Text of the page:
It is only February and 2018 has hardly started – but the end of the current tax year is coming into view. April 6, when the 2018/19 tax year begins is still two months away, but to make the most of your tax allowances, it’s best to start planning early.
We’ve prepared a 3-part essential guide to cover what’s changed in 2018/19, and what will stay the same. In the first part of this series, we look at savings.
Personal Savings Allowance
The Personal Savings Allowance (PSA) was introduced for the current tax year. It cuts the tax you pay on income from savings in banks, building societies, NS&I products and credit unions. It makes savings a little more rewarding – although current returns on savings are often so low, you may struggle to reach your PSA.
Basic rate (20%) taxpayers who earn up to £46,350 in the 2018/19 tax year, have a £1000 PSA. This means they can earn up to £1,000 of savings income before paying any tax on it.
Higher rate (40%) taxpayers who will earn between £46,351 and £150,000 have a £500 PSA.
Additional rate (45%) taxpayers who earn above £150,000 are not eligible for a PSA, and will pay tax on all their savings income.
There are several types of ISA, as Individual Savings Accounts are better known. They have become a firm favourite with savers, as they protect the interest your savings earn from the taxman.
The ISA allowance, the amount you can invest in an ISA each year is unchanged – but it is worth remembering just what it is.
Whether you invest in a Cash ISA, or a Stocks and Shares ISA (also known as an Equity ISAs) or a combination of both, the limit for the 2018/19 tax year is £20,000.
The Help to Buy ISA is aimed at people looking to get on the property ladder. You pay in £1,200 in the first month and £200 a month afterwards, up to £12,000. The government adds £1 for each £4 saved when you buy a property. You could get a £3,000 government bonus.
But remember the Help to Buy ISA money counts as a Cash ISA. You need to stay within the £20,000 total if you invest in other ISAs as well as a Help to Buy ISA.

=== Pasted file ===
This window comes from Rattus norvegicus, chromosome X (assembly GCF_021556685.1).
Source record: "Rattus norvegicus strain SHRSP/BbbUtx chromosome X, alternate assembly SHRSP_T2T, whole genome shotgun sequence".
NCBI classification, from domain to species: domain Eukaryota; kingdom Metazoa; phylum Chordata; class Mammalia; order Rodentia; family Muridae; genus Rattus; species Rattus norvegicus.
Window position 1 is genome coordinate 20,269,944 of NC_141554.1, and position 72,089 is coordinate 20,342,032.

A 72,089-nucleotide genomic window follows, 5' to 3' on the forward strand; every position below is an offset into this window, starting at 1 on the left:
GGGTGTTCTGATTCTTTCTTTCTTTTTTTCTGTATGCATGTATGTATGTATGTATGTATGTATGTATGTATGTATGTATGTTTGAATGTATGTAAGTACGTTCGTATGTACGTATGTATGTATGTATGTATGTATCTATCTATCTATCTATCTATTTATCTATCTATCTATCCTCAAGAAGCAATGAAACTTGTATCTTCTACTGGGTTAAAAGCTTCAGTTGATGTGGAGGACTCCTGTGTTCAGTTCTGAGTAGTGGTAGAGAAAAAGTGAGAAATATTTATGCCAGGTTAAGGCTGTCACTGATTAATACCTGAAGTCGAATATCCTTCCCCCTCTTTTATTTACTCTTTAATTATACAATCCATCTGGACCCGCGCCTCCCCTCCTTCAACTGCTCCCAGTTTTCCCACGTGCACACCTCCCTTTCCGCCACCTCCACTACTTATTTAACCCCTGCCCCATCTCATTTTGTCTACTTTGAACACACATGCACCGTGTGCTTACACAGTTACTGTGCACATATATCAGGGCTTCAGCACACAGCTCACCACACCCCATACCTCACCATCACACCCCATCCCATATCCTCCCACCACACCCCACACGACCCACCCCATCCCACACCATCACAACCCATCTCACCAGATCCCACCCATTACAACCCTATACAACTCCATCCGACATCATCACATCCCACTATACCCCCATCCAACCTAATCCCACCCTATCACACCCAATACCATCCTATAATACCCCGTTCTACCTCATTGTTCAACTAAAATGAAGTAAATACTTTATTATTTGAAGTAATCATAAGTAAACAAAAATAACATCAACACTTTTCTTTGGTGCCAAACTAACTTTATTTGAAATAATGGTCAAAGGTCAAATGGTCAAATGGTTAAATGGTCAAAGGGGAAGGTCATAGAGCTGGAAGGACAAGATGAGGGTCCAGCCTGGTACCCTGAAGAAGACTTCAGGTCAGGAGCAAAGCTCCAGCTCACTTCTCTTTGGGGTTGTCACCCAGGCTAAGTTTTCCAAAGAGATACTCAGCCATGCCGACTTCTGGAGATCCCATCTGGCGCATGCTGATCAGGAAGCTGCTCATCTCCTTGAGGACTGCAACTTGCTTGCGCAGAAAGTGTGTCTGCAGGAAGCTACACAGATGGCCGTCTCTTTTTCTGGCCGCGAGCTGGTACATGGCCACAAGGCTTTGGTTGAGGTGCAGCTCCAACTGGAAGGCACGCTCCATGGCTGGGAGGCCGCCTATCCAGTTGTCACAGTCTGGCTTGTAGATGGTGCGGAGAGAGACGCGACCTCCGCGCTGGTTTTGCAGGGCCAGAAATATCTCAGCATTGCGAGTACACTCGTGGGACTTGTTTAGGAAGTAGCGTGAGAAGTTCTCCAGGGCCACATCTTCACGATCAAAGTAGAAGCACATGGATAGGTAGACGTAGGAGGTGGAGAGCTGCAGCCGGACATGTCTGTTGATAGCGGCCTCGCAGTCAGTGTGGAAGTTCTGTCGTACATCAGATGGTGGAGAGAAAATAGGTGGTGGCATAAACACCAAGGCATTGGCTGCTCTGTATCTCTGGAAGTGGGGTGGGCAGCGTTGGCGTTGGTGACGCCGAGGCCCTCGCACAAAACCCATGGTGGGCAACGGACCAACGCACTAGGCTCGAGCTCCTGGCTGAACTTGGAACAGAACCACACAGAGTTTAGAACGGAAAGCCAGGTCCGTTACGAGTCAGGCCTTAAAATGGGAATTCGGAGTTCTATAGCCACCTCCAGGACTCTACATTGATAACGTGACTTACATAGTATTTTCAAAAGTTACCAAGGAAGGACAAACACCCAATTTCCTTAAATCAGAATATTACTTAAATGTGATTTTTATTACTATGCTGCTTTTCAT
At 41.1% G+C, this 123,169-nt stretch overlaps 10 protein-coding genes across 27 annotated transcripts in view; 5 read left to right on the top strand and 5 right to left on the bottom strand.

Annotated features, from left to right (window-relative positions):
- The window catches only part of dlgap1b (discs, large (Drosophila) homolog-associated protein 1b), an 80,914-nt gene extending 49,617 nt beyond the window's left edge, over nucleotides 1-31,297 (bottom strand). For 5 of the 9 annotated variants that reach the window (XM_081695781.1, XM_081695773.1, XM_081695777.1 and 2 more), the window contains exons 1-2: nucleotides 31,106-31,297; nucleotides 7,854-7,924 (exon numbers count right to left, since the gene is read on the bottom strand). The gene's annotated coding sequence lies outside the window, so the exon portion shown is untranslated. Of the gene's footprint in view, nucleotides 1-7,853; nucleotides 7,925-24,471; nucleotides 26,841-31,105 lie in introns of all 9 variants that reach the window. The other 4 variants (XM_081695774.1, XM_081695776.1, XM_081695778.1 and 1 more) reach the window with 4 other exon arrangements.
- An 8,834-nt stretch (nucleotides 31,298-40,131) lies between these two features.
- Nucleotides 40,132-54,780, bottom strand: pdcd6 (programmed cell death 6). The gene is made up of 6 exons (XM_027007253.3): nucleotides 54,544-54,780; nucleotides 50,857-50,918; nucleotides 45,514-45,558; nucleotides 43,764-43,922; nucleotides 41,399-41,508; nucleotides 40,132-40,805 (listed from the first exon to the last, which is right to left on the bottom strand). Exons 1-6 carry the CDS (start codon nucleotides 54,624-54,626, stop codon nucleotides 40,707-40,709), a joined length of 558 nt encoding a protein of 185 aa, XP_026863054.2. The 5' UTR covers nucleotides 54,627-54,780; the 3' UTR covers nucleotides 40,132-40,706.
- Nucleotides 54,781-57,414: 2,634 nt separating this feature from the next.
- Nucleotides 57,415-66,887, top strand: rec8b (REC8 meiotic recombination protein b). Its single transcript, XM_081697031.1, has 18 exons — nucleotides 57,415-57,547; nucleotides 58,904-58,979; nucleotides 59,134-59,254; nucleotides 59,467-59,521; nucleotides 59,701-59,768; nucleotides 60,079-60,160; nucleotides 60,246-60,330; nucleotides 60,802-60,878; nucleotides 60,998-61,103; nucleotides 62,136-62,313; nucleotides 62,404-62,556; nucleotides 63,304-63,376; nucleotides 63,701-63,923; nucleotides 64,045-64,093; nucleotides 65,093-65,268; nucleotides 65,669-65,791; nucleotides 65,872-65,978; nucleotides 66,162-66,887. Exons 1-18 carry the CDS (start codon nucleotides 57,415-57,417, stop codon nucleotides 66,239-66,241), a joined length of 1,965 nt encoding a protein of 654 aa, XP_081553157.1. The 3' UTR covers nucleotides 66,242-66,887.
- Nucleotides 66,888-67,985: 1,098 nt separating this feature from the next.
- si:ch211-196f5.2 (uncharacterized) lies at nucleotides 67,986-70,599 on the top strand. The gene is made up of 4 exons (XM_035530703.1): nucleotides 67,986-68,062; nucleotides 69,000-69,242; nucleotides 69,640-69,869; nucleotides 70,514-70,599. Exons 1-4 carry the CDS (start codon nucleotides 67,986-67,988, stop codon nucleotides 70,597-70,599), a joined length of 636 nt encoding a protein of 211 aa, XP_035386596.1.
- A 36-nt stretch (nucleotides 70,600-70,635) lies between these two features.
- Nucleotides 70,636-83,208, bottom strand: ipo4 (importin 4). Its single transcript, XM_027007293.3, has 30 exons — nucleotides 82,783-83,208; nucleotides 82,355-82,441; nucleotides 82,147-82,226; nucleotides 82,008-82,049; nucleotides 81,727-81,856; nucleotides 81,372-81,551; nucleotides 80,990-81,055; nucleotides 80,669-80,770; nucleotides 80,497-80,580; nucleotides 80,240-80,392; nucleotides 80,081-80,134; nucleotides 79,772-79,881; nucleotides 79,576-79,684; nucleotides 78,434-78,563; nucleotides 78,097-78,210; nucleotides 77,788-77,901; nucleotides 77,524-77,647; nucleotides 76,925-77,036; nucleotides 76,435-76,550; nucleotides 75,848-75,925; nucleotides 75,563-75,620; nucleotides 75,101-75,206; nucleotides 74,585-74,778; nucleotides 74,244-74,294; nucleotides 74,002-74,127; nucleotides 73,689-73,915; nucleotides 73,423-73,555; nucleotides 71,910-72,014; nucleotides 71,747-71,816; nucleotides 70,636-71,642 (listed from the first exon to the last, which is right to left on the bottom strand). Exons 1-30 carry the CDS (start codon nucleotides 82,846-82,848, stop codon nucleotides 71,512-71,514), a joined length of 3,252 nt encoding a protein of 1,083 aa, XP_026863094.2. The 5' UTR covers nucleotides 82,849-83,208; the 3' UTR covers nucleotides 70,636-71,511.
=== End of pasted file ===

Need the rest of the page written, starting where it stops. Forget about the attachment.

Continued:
There’s a similar restriction if you have a Lifetime ISA. You can put in up to £4,000 each year until you reach 50 and the government adds a 25% bonus, up to a maximum of £1,000 annually. That £4,000 a year limit is part of your £20,000 ISA allowance.
Junior ISAs or JISAs are tax-free savings accounts for children, replacing the old Child Trust Funds.
Parents and guardians can open a Cash or Stocks and Shares JISA for a child under 16, but anyone can pay money into it. The limit for the 2017/18 tax year is £4,128, and it rises to £4,260 for 2018/19.
What should you do about your savings in 2018/19?
You may need to make sure that your savings are working hard for you, and with a new tax year to plan for, it might be time to look at your other current financial arrangements as well. You’ll be able to see some of the ways that the Continuum team can help you in our Client Brochure
Then, for the professional advice you need about all your financial arrangements, talk to us at Continuum. Call us now on 0345 643 0770, or email us at email@example.com
Watch out for part two of our guide, next week, with important news about your pension.
The value of investments can fall as well as rise. You may get back less than you invested.
Tax treatment varies according to individual circumstances and is subject to change.
The Financial Conduct Authority does not regulate tax advice.